Much of what you read here on this site is my attempt to translate the research I’m interested in, and which can be applied to the real world, in a way that makes it more “palatable” to you. This post, however, summarizes some of the “source” research, the scientific articles that I’ve had published in the last 12 months, for those wanting to see the academic side of the discussions we have.
If you want to create a debate that can easily turn into an argument with a group of runners, then bringing up running technique is a good place to start! Naturally, every runner, regardless of level or experience, has experience and an opinion on the “perfect running technique”.
What has contributed to this issue in recent times is the availability of a wealth of information and “expert advice” on technique, from people who want to sell you shoes, to those you will sell you “style” if you give them enough money and six months of your running! Never before has there been such an emphasis on changing your technique for “better” running. That word – “better” – is never quite defined, and nor has it ever been scientifically tested. So when it comes to the one of the hottest topics among runners, one is limited to anecdotes and (often grand) theories.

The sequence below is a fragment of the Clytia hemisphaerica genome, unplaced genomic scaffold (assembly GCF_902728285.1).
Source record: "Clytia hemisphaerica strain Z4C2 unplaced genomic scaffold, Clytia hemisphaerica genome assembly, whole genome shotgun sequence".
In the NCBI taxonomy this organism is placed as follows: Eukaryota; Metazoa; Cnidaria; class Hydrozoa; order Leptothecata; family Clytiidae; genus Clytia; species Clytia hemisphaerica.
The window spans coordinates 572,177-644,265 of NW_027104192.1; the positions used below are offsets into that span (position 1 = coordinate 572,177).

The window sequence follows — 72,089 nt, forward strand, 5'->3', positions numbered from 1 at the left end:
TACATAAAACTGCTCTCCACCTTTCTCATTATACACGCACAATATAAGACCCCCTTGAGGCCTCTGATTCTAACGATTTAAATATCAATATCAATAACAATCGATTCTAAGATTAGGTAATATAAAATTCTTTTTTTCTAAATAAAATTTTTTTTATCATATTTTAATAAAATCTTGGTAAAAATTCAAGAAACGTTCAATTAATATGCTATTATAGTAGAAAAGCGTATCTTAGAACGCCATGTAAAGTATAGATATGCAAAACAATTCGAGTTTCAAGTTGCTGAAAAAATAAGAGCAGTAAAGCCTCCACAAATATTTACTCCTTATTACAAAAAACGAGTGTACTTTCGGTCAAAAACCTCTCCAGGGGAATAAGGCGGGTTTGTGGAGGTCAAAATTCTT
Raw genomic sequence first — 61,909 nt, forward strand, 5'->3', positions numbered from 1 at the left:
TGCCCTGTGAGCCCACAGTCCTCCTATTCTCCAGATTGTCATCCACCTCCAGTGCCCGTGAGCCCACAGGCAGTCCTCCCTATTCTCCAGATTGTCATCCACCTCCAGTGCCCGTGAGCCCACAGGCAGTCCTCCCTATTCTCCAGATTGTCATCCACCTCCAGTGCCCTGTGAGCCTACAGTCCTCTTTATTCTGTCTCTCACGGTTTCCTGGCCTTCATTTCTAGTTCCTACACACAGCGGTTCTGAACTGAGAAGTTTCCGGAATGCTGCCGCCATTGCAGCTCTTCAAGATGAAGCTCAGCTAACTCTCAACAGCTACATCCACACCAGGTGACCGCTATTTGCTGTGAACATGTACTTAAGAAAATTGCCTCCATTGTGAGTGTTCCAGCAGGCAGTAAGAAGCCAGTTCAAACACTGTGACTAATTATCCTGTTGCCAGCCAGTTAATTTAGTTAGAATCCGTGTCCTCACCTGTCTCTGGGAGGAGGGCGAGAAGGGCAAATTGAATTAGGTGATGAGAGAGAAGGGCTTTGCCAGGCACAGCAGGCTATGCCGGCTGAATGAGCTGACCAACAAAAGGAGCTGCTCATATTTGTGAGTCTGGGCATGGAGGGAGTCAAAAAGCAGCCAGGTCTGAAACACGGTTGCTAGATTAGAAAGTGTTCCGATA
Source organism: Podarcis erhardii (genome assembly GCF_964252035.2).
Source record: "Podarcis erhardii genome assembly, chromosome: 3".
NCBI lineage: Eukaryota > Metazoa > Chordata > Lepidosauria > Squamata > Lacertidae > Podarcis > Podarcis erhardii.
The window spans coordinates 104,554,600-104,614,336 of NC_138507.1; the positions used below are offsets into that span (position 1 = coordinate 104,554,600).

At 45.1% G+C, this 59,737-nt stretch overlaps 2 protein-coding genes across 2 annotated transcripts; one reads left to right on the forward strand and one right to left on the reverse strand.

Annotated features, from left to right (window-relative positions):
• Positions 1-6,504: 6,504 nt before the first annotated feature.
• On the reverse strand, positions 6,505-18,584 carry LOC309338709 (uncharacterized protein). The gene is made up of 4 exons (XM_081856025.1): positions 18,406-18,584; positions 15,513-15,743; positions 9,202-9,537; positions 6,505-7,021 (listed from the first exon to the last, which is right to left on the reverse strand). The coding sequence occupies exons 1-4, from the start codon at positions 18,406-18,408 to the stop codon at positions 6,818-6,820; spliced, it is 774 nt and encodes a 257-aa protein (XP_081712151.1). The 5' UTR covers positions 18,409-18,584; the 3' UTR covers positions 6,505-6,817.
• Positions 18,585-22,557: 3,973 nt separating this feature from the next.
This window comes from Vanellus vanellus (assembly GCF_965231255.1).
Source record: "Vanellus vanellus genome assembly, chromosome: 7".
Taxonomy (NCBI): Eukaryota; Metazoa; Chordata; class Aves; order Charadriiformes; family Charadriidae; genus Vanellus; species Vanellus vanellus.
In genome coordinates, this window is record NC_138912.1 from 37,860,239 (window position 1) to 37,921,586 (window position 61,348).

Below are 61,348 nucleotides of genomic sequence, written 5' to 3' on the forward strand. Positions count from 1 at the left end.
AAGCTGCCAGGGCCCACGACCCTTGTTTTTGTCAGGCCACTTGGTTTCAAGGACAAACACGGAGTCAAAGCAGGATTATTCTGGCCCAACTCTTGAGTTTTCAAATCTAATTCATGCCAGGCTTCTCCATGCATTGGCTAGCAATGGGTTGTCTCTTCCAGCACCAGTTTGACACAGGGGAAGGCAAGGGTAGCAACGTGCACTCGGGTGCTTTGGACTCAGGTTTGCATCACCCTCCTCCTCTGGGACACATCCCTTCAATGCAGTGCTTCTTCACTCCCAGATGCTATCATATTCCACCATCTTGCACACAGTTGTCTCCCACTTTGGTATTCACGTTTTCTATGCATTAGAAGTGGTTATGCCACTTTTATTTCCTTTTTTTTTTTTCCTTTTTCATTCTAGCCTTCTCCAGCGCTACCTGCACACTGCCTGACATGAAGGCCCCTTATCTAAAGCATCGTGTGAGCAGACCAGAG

Below are some posts we’ve done looking at the subject!
I’ve finally gotten around to this post, which is probably two weeks in the making, and it follows on from our recent series on running shoes. That series began by looking at whether , and then evolved into a discussion of . Twenty years ago, it was all about motion-control shoes preventing overpronation to prevent […]
If you want to create a debate that can easily turn into an argument with a group of runners, then bringing up running technique is a good place to start! Naturally, every runner, regardless of level or experience, has experience and an opinion on the “perfect running technique”. What has contributed to this issue in […]
Today sees the third and concluding part of our series on Running Economy. It’s been a whistle stop tour of a complex subject. We have no doubt that we’ll be returning to the topic in time, because it has major implications for how we understand fatigue and performance, but for now, we stuck to the […]
Today sees Part II of our series on Running Economy. After spending the first two posts and discussing the , today we move onto some fundamental concepts of running economy – the physiology and biomechanics of running economy explained (partly, we hope!) I say “fundamental” with some caution, because the more one digs into this […]